Renowned equine photographer, Auburn resident dead at 57; services Saturday

Duane Hamamura, 57, was an award-winning photographer, Thoroughbred owner and friend to many. - Courtesy photo/Emerald Downs
Duane Hamamura, 57, was an award-winning photographer, Thoroughbred owner and friend to many.
— image credit: Courtesy photo/Emerald Downs

Duane Hamamura, for more than three decades one of the most prominent equine photographers in the state, died suddenly Saturday evening at home of heart failure.

Hamamura, a lifelong Auburn resident, was 57 years old.

A 1971 graduate of Auburn High School who studied photography at Green River Community College, Hamamura was a longtime photographer at the Valley Daily News in Kent, where he was a perennial award-winning photographer, according to colleague Mark Klaas, editor of the Auburn Reporter. Hamamura also worked as a photographer at the old Auburn Globe and as a photo technician for the Seattle Post-Intelligencer.

“He had a Rolodex for a mind, was a very resourceful man and was a great action photographer,” Klaas said. “But his passion was Thoroughbreds.”

A fixture at Emerald Downs, both front-side and stable area, Hamamura maintained perhaps the region's most extensive archive of Thoroughbred racing photos and videos, a treasure-trove of history and information that he selflessly shared with horsemen, friends and media.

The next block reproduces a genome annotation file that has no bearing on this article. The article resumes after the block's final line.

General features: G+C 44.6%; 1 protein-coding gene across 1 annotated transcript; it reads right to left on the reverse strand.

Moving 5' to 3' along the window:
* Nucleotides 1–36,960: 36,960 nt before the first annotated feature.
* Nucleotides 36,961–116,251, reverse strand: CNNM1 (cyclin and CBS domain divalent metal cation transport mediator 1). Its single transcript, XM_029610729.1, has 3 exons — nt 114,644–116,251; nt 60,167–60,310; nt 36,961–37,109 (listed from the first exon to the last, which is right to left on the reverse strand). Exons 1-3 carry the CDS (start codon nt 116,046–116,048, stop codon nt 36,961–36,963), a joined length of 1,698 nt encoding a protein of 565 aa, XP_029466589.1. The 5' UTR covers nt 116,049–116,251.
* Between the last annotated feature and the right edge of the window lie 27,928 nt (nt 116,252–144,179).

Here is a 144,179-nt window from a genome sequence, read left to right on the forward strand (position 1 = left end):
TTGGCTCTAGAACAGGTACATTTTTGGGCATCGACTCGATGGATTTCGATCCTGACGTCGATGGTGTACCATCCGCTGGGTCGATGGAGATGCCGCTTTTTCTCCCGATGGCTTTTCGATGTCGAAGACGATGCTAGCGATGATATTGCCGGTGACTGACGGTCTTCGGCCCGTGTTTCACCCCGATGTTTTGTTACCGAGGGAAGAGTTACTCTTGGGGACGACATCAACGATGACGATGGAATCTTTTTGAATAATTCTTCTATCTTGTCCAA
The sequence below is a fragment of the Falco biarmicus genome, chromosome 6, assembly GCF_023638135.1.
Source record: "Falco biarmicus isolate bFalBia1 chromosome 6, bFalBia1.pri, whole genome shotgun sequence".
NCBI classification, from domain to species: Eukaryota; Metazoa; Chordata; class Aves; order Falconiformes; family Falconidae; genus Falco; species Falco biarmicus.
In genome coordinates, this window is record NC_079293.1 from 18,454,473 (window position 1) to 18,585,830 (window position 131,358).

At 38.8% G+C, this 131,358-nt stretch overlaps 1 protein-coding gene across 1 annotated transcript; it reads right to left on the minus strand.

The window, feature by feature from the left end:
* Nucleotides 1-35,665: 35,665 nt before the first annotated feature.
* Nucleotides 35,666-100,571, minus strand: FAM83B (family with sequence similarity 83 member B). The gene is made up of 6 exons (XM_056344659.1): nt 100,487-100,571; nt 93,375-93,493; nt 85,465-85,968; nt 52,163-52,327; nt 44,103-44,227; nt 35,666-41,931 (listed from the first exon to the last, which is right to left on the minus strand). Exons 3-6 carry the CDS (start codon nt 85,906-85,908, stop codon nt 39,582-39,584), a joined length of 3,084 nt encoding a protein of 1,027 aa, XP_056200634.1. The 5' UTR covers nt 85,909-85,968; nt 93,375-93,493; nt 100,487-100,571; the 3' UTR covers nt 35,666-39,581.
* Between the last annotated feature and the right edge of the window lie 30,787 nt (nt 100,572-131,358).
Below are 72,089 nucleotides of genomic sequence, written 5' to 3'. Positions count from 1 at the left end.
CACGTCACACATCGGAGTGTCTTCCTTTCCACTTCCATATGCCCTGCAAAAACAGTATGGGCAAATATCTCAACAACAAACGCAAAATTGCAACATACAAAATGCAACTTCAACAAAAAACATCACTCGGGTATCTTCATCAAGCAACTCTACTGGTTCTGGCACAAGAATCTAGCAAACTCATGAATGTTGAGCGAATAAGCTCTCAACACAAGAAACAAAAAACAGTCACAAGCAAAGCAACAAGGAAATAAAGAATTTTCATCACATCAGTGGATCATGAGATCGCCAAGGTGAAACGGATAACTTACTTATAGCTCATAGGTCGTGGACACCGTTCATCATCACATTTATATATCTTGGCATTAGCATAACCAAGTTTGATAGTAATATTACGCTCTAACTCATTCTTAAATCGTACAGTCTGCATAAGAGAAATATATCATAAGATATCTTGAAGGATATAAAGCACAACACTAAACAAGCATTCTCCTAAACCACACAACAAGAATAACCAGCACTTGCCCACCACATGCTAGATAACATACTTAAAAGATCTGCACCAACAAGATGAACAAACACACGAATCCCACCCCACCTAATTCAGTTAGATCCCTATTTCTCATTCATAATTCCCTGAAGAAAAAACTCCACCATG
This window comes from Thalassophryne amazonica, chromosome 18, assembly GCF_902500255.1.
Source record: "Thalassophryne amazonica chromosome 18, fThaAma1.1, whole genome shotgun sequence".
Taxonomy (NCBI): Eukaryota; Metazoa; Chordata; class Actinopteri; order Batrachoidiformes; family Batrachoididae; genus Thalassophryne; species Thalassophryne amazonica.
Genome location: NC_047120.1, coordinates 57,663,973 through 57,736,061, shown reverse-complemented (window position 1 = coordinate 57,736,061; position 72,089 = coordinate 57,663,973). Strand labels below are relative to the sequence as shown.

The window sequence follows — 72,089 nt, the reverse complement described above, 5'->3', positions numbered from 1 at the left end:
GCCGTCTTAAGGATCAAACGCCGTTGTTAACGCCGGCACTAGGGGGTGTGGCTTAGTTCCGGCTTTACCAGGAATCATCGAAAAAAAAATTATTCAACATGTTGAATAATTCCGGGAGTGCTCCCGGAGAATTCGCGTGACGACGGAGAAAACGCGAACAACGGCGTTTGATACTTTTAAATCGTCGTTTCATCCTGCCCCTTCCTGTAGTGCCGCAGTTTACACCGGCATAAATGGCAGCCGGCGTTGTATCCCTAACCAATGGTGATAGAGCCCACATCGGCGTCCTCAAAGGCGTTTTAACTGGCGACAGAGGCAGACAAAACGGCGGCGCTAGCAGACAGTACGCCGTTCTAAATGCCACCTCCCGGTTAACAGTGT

“Duane's outstanding sports photography for over 30 years was exceeded only by his warmth and humility as a person,” said Emerald Downs Director of Publicity Joe Withee. “Few realize the depth of his contributions to the Thoroughbred industry through photography, archival data, technological aide, horse ownership, and donations of his time and efforts.”

Hamamura was a rare two-time recipient (1983 and 2000) of the Mark Kaufman Media Award for excellence in continuing coverage of racing and breeding in the State of Washington. He dabbled in Thoroughbred ownership, usually maintaining a small stable with close friends Joe and Kari Toye, and together they campaigned Tajun, the 1996 Top Claimer at Emerald Downs.

“It's a shock, he was like family to us,” Joe Toye said. “Racing has lost a very good friend and promoter. Duane quietly went about promoting the sport of horse racing.”

Sisters Joyce Hamamura and Sharon Harris, and mother Ritsuko survive Hamamura. Services are 4 p.m. Saturday at the White River Buddhist Temple, 3625 Auburn Way North in Auburn.

Emerald Downs plans to honor the memory of Duane Hamamura with a race during the 2011 meeting.

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